Sarfraz Manzoor in The Telegraph, London:
Mahinder Singh Pujji, a 22-year-old Indian man, was queuing to see a film at his local cinema. The man in front of him saw his turban and uniform – Pujji was a member of the RAF – and said: “Sir, you don’t have to stand in the queue.” He ushered him to the front of the line. No one grumbled and the woman working in the ticket office, again seeing his turban and wings, refused to accept money for the ticket.
This incident would be surprising and heart-warming if it occurred today; in fact, the film that Pujji was queuing to see was Gone with the Wind, and the year was 1940. What makes this story so powerful is that it challenges established narratives about south Asian migration to Britain: it shows us that years before Commonwealth immigration there had been migrants from the subcontinent; it questions the assumption that migrants were always treated poorly, and it reminds us of the contribution many made.
South Asians and the Shaping of Britain excavates the archives for letters, diaries, books and articles relating to this subject. Taking the year 1870 – the zenith of empire – as the starting point and traversing 80 years to 1950 – a period that witnessed two world wars, the decline of empire, the fight for Indian independence and Partition – the book demonstrates that Britain has a more complex multicultural heritage than is usually acknowledged. More:
Dolphins have long been one of our favorite ocean-going animal counterparts, blurring the line that separates human intelligence and emotion from the wildness of nature. Sadly, though, this attraction has resulted in dolphins around the world being exploited for our entertainment, subjected to a life in captivity.
But now, in a bold move to protect the well-being of dolphins, India has moved to ban dolphin shows — a push that helps elevate their status from creatures of mere curiosity to one that borders more closely to that of personhood.
Late last week, India’s Minstry of the Environment and Forests released a statement banning “any person / persons, organizations, government agencies, private or public enterprises that involves import, capture of cetacean species to establish for commercial entertainment, private or public exhibition and interaction purposes whatsoever.” More:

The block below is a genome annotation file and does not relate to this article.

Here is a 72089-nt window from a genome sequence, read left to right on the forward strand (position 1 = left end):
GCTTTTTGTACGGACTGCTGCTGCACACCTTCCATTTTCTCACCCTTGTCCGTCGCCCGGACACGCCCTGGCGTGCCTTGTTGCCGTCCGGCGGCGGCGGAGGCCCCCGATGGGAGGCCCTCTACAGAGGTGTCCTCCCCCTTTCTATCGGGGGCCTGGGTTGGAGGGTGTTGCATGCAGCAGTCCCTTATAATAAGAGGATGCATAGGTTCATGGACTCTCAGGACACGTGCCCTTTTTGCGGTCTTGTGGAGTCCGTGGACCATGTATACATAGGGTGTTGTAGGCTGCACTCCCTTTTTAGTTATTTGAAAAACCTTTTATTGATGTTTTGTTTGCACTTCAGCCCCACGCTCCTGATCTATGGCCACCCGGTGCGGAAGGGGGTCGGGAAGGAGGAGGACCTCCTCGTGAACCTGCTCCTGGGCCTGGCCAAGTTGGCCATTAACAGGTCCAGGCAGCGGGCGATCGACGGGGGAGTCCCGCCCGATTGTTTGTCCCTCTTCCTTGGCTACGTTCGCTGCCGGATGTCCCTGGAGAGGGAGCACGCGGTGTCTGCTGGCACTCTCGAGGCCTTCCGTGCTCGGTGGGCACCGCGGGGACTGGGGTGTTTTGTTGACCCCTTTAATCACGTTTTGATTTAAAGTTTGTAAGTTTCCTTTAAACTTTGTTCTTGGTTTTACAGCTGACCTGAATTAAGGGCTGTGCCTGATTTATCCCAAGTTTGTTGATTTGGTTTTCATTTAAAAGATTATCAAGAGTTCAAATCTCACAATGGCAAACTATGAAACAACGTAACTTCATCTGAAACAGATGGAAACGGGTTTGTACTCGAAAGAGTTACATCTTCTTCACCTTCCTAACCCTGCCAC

Update: A professor who studies race and ethnic conflict responds to this map. In Washington Post
In Washington Post:
• Anglo and Latin countries most tolerant. People in the survey were most likely to embrace a racially diverse neighbor in the United Kingdom and its Anglo former colonies (the United States, Canada, Australia and New Zealand) and in Latin America. The only real exceptions were oil-rich Venezuela, where income inequality sometimes breaks along racial lines, and the Dominican Republic, perhaps because of its adjacency to troubled Haiti. Scandinavian countries also scored high.
• India and Jordan by far the least tolerant. In only two of 81 surveyed countries, more than 40 percent of respondents said they would not want a neighbor of a different race. This included 43.5 percent of Indians and 51.4 percent of Jordanian. More:
Sabeen Mahmud has short-cropped hair and rectangular glasses; she’d fit right in hunched over a laptop at Philz or behind the counter at one of Apple’s Genius Bars. Her resume matches her style. She’s founded a small tech company, opened a hip coffee shop and organized a successful hackathon. But Mahmud doesn’t hail from the Bay – she lives in Karachi, a city more closely associated with extreme violence then entrepreneurs.
“Fear is just a line in your head,” Mahmud says. “You can choose what side of that line you want to be on.”
Mahmud represents something new in this ancient city. Mahmud “fell in passionately in love” with the first Mac she saw, teaching herself MacPaint and MacDraw in college in 1992, and devoting countless hours to Tetris. In 2006, Mahmud decided Karachi was sorely missing a space where people could gather around shared interests, an interdisciplinary space for collaboration and brainstorming. Despite the fact that in Pakistan, many women are not allowed to finish primary school, much less graduate from college and start their own company, she decided to start The Second Floor café, not letting the fact that she didn’t have any money or experience faze her. “I was living with my mother and my grandmother at the time,” she says, laughing. “I had done zero market research. I just hoped people would show up.” More:
Mosharraf Zaidi in Foreign Policy:
1. Feisty democracy